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The EU’s General Data Protection Regulation (GDPR) will apply more-or-less uniformly across the EU from 25 May 2018. It requires an organisation storing or processing the “personal data” of EU citizens to put data privacy – Privacy by Design – at the heart of its data processing. Many observers think that GDPR will become a major cost of doing business in the future. Bloor thinks differently. We see it as an opportunity to add value for your company. It’s an opportunity to leverage “privacy by design” for building trust in the Mutable business.

Why is it important (hot)?

The GDPR means that organisations must significantly change the way in which they protect and process personal data. It gives the subjects (“owners”) of personal data important new rights, including judicial remedies if these rights are infringed and mandatory reporting of data breaches. Organisations must introduce “appropriate technical and organisational measures” to protect personal data – that is, “privacy by design”, with data privacy and security taken into consideration from the start. However, this can also bring bottom-line benefits from managing a “360 degree” view of sensitive data and encouraging data rationalisation.

Remember too that GDPR applies to the personal data of EU citizens outside of the EU. Ovum claims that 63% of US organisations think that GDPR will make them less competitive, while 70% believe that it favours European businesses. These US organisations are probably overlooking the fact that the EU also genuinely takes the privacy of its citizens seriously.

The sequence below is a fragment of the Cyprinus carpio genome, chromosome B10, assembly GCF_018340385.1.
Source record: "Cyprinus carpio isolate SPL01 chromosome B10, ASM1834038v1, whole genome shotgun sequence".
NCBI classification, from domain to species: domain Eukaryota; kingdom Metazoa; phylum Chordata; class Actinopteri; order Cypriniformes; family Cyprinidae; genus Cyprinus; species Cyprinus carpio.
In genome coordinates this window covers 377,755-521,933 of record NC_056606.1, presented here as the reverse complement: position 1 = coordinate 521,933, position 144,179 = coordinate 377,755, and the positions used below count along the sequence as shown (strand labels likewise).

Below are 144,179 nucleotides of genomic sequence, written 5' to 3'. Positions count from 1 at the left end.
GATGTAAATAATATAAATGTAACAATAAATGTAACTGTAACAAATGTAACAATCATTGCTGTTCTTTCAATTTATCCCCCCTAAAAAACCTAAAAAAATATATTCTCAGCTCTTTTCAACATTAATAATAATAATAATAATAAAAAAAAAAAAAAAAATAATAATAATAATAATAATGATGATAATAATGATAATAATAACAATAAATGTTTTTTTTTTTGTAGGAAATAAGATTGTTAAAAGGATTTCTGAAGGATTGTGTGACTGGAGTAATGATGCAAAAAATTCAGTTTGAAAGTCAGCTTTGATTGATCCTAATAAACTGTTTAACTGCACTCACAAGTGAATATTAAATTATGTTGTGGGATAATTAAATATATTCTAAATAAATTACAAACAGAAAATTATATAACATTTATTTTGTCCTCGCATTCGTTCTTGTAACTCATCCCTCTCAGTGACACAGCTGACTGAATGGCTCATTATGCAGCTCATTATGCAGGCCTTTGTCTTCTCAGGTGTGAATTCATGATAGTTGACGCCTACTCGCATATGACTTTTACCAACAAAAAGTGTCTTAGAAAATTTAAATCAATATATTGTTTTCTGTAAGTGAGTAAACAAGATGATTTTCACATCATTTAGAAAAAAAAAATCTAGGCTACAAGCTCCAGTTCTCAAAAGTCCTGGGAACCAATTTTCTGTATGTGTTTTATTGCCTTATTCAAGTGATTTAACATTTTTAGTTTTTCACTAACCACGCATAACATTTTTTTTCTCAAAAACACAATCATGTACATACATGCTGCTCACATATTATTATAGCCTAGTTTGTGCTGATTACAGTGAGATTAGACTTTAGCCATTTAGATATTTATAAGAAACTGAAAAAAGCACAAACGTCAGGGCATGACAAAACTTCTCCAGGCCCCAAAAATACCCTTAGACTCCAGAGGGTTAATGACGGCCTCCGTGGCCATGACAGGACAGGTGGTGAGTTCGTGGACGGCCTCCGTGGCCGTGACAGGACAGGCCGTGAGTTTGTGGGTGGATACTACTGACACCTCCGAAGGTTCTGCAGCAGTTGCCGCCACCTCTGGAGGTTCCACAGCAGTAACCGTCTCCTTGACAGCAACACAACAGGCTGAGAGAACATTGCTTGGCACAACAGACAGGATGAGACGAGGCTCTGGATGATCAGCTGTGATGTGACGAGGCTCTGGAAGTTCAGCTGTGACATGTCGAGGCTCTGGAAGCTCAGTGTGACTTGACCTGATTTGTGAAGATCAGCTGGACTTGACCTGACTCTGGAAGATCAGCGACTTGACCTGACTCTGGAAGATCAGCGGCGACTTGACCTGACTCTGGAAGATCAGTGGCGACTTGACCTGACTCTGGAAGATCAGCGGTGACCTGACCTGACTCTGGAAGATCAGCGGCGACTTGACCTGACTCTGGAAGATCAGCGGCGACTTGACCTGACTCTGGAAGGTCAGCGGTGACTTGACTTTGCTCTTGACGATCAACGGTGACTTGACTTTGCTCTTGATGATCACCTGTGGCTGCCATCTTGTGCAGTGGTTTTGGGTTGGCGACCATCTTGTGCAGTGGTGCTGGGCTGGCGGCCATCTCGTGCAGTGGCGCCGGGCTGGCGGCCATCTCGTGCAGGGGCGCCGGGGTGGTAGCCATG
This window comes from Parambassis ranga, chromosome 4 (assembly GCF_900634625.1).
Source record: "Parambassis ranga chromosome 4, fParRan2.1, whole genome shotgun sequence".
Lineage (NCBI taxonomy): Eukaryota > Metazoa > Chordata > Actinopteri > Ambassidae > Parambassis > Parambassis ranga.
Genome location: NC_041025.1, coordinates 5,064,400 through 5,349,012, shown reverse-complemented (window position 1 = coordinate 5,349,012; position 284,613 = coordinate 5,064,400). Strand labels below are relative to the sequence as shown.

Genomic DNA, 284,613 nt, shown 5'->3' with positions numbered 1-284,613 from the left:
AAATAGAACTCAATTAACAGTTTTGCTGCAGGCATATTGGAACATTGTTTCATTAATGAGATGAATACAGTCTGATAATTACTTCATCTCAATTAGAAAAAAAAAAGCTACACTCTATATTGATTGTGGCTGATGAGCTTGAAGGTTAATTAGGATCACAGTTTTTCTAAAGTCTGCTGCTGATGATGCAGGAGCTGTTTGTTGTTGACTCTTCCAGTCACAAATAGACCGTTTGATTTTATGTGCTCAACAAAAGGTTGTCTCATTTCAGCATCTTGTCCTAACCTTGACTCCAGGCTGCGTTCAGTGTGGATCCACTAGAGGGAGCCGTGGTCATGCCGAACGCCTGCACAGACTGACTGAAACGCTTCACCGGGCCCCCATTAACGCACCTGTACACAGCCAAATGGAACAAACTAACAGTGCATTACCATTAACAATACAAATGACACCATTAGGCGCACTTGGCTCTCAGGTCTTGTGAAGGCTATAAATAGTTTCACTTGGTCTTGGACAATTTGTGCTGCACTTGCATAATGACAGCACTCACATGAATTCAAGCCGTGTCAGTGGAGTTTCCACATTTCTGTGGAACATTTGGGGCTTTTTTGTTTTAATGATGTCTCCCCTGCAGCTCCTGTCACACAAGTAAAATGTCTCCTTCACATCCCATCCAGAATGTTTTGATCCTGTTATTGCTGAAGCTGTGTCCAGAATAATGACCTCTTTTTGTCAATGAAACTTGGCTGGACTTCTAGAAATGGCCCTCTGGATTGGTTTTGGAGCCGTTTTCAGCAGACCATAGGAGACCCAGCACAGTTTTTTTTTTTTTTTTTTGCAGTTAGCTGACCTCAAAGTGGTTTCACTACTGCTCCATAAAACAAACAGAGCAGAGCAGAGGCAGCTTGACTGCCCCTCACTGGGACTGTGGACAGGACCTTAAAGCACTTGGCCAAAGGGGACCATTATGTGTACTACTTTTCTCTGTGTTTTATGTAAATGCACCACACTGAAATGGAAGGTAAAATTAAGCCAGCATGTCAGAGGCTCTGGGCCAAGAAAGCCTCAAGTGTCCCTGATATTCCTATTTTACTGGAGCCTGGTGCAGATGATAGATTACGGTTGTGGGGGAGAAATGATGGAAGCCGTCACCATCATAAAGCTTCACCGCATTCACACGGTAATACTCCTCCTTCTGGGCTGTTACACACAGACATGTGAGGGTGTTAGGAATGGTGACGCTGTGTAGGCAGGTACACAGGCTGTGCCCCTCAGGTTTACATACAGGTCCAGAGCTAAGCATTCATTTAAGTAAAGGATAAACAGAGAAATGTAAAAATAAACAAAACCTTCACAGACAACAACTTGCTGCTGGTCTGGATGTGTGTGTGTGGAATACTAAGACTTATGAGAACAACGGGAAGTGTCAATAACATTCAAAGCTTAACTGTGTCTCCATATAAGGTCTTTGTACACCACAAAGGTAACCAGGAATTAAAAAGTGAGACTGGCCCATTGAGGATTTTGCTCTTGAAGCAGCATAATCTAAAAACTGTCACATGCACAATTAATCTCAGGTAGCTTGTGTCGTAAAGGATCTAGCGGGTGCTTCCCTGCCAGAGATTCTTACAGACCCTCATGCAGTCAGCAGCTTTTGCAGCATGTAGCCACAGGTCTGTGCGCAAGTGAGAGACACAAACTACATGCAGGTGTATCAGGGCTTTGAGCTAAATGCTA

Figure 1 – Percentage of UK businesses, and charities that have made changes to their operations in response to GDPR’s introduction.

Figure 1 – Percentage of UK businesses, and charities that have made changes to their operations in response to GDPR’s introduction.

How does it work?

The full text of the GDPR is here. When reading an Article, don’t overlook the linked Recital, which the authorities will use to elucidate precise meanings. GDPR is based on 7 principles:

  1. Lawfulness, fairness and transparency – personal data must be processed lawfully, fairly, and in a transparent manner in relation to the data subject.
  2. Purpose limitation – personal data must be collected for specified, explicit and legitimate purposes and not further processed in a way incompatible with those purposes. Further processing of personal data for archiving purposes in the public interest, or scientific and historical research purposes or statistical purposes shall not be considered incompatible with the original processing purposes. However, further conditions in relation to processing for such purposes must be met.
  3. Data minimisation – personal data must be adequate, relevant and limited to those which are necessary in relation to the purposes for which they are processed.
  4. Accuracy – personal data must be accurate and, where necessary, kept up to date; every reasonable step must be taken to ensure that personal data that are inaccurate, having regard to the purposes for which they are processed, are erased or rectified without delay.
  5. Storage limitation – personal data must be kept in a form which permits identification of data subjects for no longer than is necessary for the purposes for which the personal data are processed (with some exceptions).
  6. Integrity and confidentiality – personal data must be processed in a manner that ensures appropriate security of the personal data, including protection against unauthorised or unlawful processing and against accidental loss, destruction or damage.
  7. Accountability – the controller shall be responsible for and be able to demonstrate compliance with these principles. Being able to demonstrate that you have policies and processes (supported by tools) in place is the key to compliance and avoiding penalties.